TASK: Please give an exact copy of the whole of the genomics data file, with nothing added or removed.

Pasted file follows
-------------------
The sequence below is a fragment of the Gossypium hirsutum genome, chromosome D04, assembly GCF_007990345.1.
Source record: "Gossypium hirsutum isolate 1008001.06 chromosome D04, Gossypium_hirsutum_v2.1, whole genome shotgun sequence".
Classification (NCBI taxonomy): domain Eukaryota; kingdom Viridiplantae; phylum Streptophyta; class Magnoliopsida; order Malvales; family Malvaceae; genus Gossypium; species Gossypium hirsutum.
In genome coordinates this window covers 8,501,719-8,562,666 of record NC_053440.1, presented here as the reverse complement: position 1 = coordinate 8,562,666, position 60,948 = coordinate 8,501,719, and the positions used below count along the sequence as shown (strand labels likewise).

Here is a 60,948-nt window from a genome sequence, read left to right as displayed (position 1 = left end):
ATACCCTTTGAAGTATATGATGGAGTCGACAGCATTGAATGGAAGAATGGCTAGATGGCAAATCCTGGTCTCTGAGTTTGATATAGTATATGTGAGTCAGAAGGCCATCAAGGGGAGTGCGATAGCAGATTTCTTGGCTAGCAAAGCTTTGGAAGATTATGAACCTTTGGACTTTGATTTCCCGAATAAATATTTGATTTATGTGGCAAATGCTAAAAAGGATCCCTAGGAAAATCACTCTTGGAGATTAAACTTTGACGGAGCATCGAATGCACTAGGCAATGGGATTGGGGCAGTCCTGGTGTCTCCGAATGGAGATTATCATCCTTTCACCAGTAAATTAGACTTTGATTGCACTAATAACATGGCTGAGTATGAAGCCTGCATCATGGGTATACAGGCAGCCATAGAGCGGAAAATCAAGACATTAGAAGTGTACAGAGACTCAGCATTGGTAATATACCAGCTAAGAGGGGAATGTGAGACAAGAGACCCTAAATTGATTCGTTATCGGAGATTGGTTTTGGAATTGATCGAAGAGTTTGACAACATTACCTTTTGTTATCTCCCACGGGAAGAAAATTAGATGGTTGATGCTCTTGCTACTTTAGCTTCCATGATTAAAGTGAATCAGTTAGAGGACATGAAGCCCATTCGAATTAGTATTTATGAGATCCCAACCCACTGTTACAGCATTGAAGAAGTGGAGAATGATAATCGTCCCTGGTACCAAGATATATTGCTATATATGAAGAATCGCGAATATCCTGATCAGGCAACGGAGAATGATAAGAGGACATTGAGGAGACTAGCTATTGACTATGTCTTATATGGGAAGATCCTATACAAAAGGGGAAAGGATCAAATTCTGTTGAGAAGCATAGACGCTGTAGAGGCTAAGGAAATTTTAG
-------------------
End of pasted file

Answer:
The sequence below is a fragment of the Gossypium hirsutum genome, chromosome D04, assembly GCF_007990345.1.
Source record: "Gossypium hirsutum isolate 1008001.06 chromosome D04, Gossypium_hirsutum_v2.1, whole genome shotgun sequence".
Classification (NCBI taxonomy): domain Eukaryota; kingdom Viridiplantae; phylum Streptophyta; class Magnoliopsida; order Malvales; family Malvaceae; genus Gossypium; species Gossypium hirsutum.
In genome coordinates this window covers 8,501,719-8,562,666 of record NC_053440.1, presented here as the reverse complement: position 1 = coordinate 8,562,666, position 60,948 = coordinate 8,501,719, and the positions used below count along the sequence as shown (strand labels likewise).

Here is a 60,948-nt window from a genome sequence, read left to right as displayed (position 1 = left end):
ATACCCTTTGAAGTATATGATGGAGTCGACAGCATTGAATGGAAGAATGGCTAGATGGCAAATCCTGGTCTCTGAGTTTGATATAGTATATGTGAGTCAGAAGGCCATCAAGGGGAGTGCGATAGCAGATTTCTTGGCTAGCAAAGCTTTGGAAGATTATGAACCTTTGGACTTTGATTTCCCGAATAAATATTTGATTTATGTGGCAAATGCTAAAAAGGATCCCTAGGAAAATCACTCTTGGAGATTAAACTTTGACGGAGCATCGAATGCACTAGGCAATGGGATTGGGGCAGTCCTGGTGTCTCCGAATGGAGATTATCATCCTTTCACCAGTAAATTAGACTTTGATTGCACTAATAACATGGCTGAGTATGAAGCCTGCATCATGGGTATACAGGCAGCCATAGAGCGGAAAATCAAGACATTAGAAGTGTACAGAGACTCAGCATTGGTAATATACCAGCTAAGAGGGGAATGTGAGACAAGAGACCCTAAATTGATTCGTTATCGGAGATTGGTTTTGGAATTGATCGAAGAGTTTGACAACATTACCTTTTGTTATCTCCCACGGGAAGAAAATTAGATGGTTGATGCTCTTGCTACTTTAGCTTCCATGATTAAAGTGAATCAGTTAGAGGACATGAAGCCCATTCGAATTAGTATTTATGAGATCCCAACCCACTGTTACAGCATTGAAGAAGTGGAGAATGATAATCGTCCCTGGTACCAAGATATATTGCTATATATGAAGAATCGCGAATATCCTGATCAGGCAACGGAGAATGATAAGAGGACATTGAGGAGACTAGCTATTGACTATGTCTTATATGGGAAGATCCTATACAAAAGGGGAAAGGATCAAATTCTGTTGAGAAGCATAGACGCTGTAGAGGCTAAGGAAATTTTAG